US8282554B2 (en) 2004-10-06 2012-10-09 Guided Therapy Systems, Llc Methods for treatment of sweat glands
US8366622B2 (en) 2004-10-06 2013-02-05 Guided Therapy Systems, Llc Treatment of sub-dermal regions for cosmetic effects
US8409097B2 (en) 2000-12-28 2013-04-02 Ardent Sound, Inc Visual imaging system for ultrasonic probe
US8439940B2 (en) 2010-12-22 2013-05-14 Cabochon Aesthetics, Inc. Dissection handpiece with aspiration means for reducing the appearance of cellulite
US8444562B2 (en) 2004-10-06 2013-05-21 Guided Therapy Systems, Llc System and method for treating muscle, tendon, ligament and cartilage tissue
US8460193B2 (en) 2004-10-06 2013-06-11 Guided Therapy Systems Llc System and method for ultra-high frequency ultrasound treatment
US8480585B2 (en) 1997-10-14 2013-07-09 Guided Therapy Systems, Llc Imaging, therapy and temperature monitoring ultrasonic system and method
US8535228B2 (en) 2004-10-06 2013-09-17 Guided Therapy Systems, Llc Method and system for noninvasive face lifts and deep tissue tightening
US8636665B2 (en) 2004-10-06 2014-01-28 Guided Therapy Systems, Llc Method and system for ultrasound treatment of fat
US8663112B2 (en) 2004-10-06 2014-03-04 Guided Therapy Systems, Llc Methods and systems for fat reduction and/or cellulite treatment
US8690778B2 (en) 2004-10-06 2014-04-08 Guided Therapy Systems, Llc Energy-based tissue tightening
US8708935B2 (en) 2004-09-16 2014-04-29 Guided Therapy Systems, Llc System and method for variable depth ultrasound treatment
US8715186B2 (en) 2009-11-24 2014-05-06 Guided Therapy Systems, Llc Methods and systems for generating thermal bubbles for improved ultrasound imaging and therapy
US8753339B2 (en) 2005-09-07 2014-06-17 Ulthera, Inc. Dissection handpiece and method for reducing the appearance of cellulite
US8764687B2 (en) 2007-05-07 2014-07-01 Guided Therapy Systems, Llc Methods and systems for coupling and focusing acoustic energy using a coupler member
US8857438B2 (en) 2010-11-08 2014-10-14 Ulthera, Inc. Devices and methods for acoustic shielding
US8858471B2 (en) 2011-07-10 2014-10-14 Guided Therapy Systems, Llc Methods and systems for ultrasound treatment
US8915870B2 (en) 2004-10-06 2014-12-23 Guided Therapy Systems, Llc Method and system for treating stretch marks
US9011336B2 (en) 2004-09-16 2015-04-21 Guided Therapy Systems, Llc Method and system for combined energy therapy profile
US9011473B2 (en) 2005-09-07 2015-04-21 Ulthera, Inc. Dissection handpiece and method for reducing the appearance of cellulite
US9011337B2 (en) 2011-07-11 2015-04-21 Guided Therapy Systems, Llc Systems and methods for monitoring and controlling ultrasound power output and stability
US9149658B2 (en) 2010-08-02 2015-10-06 Guided Therapy Systems, Llc Systems and methods for ultrasound treatment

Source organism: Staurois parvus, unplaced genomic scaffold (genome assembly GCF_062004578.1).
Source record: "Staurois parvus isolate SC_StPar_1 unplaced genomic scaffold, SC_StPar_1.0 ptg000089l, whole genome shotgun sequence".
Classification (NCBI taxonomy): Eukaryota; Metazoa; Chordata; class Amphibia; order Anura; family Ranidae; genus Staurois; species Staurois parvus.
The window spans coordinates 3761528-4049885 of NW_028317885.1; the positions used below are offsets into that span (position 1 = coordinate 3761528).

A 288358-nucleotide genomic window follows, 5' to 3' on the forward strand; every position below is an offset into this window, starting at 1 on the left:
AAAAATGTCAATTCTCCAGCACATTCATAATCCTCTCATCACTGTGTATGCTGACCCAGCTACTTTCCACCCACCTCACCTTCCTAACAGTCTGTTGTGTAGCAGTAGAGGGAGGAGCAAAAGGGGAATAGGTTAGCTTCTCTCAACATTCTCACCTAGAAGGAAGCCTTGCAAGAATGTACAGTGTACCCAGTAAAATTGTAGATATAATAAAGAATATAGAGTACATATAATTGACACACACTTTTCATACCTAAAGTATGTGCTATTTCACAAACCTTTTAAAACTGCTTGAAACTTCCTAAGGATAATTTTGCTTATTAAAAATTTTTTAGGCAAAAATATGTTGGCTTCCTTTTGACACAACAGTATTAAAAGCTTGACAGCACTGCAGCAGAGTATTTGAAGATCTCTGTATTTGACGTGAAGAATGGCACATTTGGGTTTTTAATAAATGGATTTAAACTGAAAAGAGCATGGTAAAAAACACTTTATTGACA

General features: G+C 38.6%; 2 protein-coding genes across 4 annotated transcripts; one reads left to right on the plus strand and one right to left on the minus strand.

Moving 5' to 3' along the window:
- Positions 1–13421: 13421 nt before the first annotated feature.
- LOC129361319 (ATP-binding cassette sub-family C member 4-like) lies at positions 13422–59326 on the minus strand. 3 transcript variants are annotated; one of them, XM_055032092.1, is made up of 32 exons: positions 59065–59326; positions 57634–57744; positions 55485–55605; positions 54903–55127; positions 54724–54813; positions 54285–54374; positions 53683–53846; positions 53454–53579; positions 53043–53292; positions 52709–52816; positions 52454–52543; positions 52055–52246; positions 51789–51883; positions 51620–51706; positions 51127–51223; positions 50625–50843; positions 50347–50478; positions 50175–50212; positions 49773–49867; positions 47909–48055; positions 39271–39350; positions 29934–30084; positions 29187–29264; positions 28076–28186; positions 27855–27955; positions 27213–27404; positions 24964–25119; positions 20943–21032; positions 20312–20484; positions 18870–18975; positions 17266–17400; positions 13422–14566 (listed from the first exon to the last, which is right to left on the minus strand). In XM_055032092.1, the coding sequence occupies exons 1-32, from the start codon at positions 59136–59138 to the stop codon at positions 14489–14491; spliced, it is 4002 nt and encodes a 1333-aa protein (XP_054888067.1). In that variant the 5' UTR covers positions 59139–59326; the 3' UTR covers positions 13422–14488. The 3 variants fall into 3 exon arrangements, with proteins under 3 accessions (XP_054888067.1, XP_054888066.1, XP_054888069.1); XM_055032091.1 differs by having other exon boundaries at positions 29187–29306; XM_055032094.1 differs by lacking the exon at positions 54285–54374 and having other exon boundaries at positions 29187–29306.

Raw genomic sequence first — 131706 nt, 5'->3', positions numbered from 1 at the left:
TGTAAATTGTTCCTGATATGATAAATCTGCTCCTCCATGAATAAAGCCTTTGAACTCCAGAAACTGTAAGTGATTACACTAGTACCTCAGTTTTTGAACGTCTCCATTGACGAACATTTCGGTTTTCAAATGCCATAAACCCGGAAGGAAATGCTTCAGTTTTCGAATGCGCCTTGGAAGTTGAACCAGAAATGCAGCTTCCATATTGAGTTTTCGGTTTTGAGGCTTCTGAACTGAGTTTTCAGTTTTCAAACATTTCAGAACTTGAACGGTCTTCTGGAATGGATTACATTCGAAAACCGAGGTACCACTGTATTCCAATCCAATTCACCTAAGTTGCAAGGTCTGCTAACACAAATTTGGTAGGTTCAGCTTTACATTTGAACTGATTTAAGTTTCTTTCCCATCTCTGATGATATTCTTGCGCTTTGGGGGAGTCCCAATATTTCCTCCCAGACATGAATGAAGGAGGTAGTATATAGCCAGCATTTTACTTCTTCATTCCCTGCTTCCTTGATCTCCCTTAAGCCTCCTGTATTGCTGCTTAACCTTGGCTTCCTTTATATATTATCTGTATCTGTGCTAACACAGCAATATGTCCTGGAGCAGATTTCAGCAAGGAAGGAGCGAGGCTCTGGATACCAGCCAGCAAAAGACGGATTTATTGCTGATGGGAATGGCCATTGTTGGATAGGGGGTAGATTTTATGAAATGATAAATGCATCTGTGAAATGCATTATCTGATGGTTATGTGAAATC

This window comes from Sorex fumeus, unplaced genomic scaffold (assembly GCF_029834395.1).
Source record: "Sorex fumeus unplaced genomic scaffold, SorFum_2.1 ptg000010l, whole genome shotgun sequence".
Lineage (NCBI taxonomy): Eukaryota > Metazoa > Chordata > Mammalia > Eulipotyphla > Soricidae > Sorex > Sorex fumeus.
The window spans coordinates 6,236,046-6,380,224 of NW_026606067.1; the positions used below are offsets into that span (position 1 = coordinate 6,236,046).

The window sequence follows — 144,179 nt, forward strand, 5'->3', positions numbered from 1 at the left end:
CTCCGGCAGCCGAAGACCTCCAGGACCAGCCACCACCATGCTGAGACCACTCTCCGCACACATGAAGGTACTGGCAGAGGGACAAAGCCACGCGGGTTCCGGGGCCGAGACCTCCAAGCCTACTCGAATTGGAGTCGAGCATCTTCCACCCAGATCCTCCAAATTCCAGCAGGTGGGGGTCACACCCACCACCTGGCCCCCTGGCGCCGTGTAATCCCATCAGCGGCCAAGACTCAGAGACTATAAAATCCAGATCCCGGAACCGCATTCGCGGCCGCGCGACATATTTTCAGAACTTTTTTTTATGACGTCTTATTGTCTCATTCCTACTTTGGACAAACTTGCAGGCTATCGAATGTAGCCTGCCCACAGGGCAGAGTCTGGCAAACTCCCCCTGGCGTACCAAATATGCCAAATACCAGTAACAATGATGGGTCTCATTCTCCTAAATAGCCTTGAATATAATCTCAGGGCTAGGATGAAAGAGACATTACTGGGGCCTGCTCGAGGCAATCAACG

US9241683B2 (en) 2006-10-04 2016-01-26 Ardent Sound Inc. Ultrasound system and method for imaging and/or measuring displacement of moving tissue and fluid
US9248317B2 (en) 2005-12-02 2016-02-02 Ulthera, Inc. Devices and methods for selectively lysing cells
US9263663B2 (en) 2012-04-13 2016-02-16 Ardent Sound, Inc. Method of making thick film transducer arrays
US9272124B2 (en) 2005-12-02 2016-03-01 Ulthera, Inc. Systems and devices for selective cell lysis and methods of using same
US9358064B2 (en) 2009-08-07 2016-06-07 Ulthera, Inc. Handpiece and methods for performing subcutaneous surgery
US9358033B2 (en) 2005-09-07 2016-06-07 Ulthera, Inc. Fluid-jet dissection system and method for reducing the appearance of cellulite
US9486274B2 (en) 2005-09-07 2016-11-08 Ulthera, Inc. Dissection handpiece and method for reducing the appearance of cellulite
US9504446B2 (en) 2010-08-02 2016-11-29 Guided Therapy Systems, Llc Systems and methods for coupling an ultrasound source to tissue
US9510802B2 (en) 2012-09-21 2016-12-06 Guided Therapy Systems, Llc Reflective ultrasound technology for dermatological treatments
US9566454B2 (en) 2006-09-18 2017-02-14 Guided Therapy Systems, Llc Method and sysem for non-ablative acne treatment and prevention
US9694212B2 (en) 2004-10-06 2017-07-04 Guided Therapy Systems, Llc Method and system for ultrasound treatment of skin
US9827449B2 (en) 2004-10-06 2017-11-28 Guided Therapy Systems, L.L.C. Systems for treating skin laxity

Families Citing this family (38)

* Cited by examiner, † Cited by third party
Publication number Priority date Publication date Assignee Title
EP1608267A4 (en) * 2003-03-31 2007-04-25 Liposonix Inc Vortex transducer
DE602004013352T2 (en) 2003-10-10 2009-05-07 Cook Inc., Bloomington Stent implants with windows
US7530958B2 (en) 2004-09-24 2009-05-12 Guided Therapy Systems, Inc. Method and system for combined ultrasound treatment
US20060122509A1 (en) * 2004-11-24 2006-06-08 Liposonix, Inc. System and methods for destroying adipose tissue
US8277495B2 (en) 2005-01-13 2012-10-02 Candela Corporation Method and apparatus for treating a diseased nail